The latest revaluation of business rates comes into force on 1 April 2017 – are you ready?
Business rates are charged on most non-domestic properties, such as offices, and businesses will probably have to pay business rates if they use a building or part of a building for non-domestic purposes. Usually, the government revaluates these rates every five years.
Under current regulations brought into effect in 2010, business rates are calculated on the ‘rateable value’ of your premises as at 1 April 2008. From 1 April 2017, premises will be assessed on their ‘rateable value’ as at 1 April 2015.
Business rates are calculated by multiplying the ‘rateable value’ – an open market rental value based on an estimate by the Valuation Office Agency – by the correct multiplier, which is an amount set by central government.
A multiplier is the number of pence per pound of rateable value that a business will have to pay in business rates, before any relief or discounts are deducted.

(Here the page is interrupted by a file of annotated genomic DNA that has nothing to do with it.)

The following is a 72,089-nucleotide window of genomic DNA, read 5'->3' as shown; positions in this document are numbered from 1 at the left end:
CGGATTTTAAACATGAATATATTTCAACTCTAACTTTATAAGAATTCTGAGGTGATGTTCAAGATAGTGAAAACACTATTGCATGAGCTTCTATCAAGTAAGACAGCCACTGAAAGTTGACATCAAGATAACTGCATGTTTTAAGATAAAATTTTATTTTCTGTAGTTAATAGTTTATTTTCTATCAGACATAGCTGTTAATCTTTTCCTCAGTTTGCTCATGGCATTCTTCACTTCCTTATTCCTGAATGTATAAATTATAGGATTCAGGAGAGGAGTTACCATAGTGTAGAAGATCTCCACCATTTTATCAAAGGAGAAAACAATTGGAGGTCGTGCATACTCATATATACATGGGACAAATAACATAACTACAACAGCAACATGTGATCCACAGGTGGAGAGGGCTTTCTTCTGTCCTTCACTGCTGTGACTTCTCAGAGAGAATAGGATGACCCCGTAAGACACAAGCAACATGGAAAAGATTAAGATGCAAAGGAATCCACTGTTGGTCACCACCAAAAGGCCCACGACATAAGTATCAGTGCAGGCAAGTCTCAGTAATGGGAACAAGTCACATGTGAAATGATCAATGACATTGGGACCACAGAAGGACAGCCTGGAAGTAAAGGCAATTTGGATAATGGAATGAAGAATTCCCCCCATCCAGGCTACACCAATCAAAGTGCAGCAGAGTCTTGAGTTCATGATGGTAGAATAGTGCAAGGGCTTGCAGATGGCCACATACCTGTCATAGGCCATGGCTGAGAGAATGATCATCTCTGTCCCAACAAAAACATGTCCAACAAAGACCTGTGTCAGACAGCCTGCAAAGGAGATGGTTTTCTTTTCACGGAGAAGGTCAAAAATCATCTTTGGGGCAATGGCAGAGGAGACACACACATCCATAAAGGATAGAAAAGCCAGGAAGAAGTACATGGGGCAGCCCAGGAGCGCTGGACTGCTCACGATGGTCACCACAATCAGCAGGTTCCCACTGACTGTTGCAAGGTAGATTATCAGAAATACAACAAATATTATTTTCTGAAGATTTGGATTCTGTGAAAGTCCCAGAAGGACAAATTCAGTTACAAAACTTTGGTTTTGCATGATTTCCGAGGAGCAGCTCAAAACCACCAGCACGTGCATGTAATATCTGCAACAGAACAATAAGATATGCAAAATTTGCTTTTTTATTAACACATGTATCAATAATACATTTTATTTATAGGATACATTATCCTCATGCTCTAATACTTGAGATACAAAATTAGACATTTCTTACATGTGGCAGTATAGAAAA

Making Business Rates Fairer?
The government say on their website that around three-quarters of businesses will see no change or a fall in their bills from 1 April 2017 as a result of the new rates, with around 600,000 businesses set to pay no business rates at all.
They have permanently doubled Small Business Rate Relief, which means that:
- Eligible properties with a rateable value of £12,000 and below will receive 100% relief.
- Eligible properties with a rateable value between £12,000 and £15,000 will also benefit from business rates relief, offering significant reductions on their business rates bills.
Find out more about Business Rates Relief here.
Be Prepared – APHC
In preparation for the changes, the APHC are urging plumbing and heating businesses to check the new draft rateable value of their business premises before the new rates come in, giving them time to plan for any changes or to appeal against the new rateable value.
John Thompson, CEO of APHC said:
“To avoid any doubt, I would urge all business rate payers to check the draft rateable value of their business property on the government’s website, as once you have found your rateable value you can then either request changes to the property or valuation details if you think they’re wrong, view the valuation details of other properties and, if eligible, appeal against the rateable value.”
Click here to check your business rates valuation now!
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